"NYT: NSA Spying Broader Than Bush Admitted"

Yeah, here's the shocker: Our spies spied on other countries with this new tech.

topsecretk9

At this rate, it would behoove the DNC to plead with the Times to stop.

Neuro-conservative

An open letter to all the lefties and trolls out there (that means you, Loblaw!):

Can someone please tell me what actual harm to our liberties is done by this program (or the monitoring of radiation emissions)? Points will be deducted for use of hypothetical slippery slopes, and invocations of Lord Acton or other cliches. Violations of Godwin's Law will be punished by a fine not to exceed $10,000.

topsecretk9

Yes Neuro, I was just going to comment that my radiation is my own business!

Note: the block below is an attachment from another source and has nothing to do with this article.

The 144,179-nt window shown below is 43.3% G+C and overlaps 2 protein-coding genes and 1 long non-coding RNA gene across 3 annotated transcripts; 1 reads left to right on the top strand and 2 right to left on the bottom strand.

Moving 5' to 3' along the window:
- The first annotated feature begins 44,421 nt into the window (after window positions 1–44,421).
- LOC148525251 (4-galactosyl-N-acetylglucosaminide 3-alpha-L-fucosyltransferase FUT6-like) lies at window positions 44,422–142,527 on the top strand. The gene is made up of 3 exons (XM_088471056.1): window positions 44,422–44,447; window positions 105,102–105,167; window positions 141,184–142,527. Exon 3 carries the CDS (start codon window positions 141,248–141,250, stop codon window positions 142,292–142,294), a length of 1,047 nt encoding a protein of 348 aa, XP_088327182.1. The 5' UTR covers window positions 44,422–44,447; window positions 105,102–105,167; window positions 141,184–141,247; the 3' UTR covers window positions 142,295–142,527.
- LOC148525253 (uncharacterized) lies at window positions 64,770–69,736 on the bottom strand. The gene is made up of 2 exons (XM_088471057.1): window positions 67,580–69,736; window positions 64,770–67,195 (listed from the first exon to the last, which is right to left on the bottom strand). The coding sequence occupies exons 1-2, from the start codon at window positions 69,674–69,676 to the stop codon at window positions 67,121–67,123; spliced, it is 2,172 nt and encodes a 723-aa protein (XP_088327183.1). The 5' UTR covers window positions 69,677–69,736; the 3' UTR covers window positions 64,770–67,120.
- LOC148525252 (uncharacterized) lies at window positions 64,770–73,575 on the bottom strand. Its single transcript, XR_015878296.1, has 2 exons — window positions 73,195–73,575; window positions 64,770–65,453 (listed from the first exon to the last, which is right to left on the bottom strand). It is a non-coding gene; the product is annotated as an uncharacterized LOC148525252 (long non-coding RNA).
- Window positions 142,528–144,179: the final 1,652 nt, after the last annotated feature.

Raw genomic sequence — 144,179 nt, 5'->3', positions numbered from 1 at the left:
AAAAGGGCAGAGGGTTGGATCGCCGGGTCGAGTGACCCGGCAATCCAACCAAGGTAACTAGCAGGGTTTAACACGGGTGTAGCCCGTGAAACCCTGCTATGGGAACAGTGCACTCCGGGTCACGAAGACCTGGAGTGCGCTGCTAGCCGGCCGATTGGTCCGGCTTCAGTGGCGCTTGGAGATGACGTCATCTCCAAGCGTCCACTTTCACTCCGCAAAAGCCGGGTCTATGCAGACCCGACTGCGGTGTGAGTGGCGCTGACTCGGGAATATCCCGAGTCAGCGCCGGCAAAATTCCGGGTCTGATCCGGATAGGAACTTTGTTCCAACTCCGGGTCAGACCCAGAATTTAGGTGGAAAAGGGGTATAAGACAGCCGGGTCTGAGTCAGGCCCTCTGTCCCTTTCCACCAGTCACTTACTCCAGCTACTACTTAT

The funny part is they have no problem with Kelo...Gov't has every right to collude with business and take my property, but I'll be damned if they monitor for radiation emissions!

Neuro-conservative

I agree with TM's speculation that this info is not new (at least to Risen & Lichtblau). It seems hard to believe that the leakers are going to step forward just as the heat is on for the last leak. Aren't they worried that their phones are being tapped?

Neuro-conservative

TSK9 -- My biggest regret about the timing of this latest NY Times blast is that it is going to step on the publicity for the radiation story. I was looking forward to Howard Dean's reaction.

clarice

It's time to post the Pentagon Papers decision because I think the NYT's lawyers may be as addle pated as their reporters. As I recall it, the Court indicated that f it could be proven their was actual danger to the national security, prosecution ws possible. And then there's this Statute which seems to be applicable: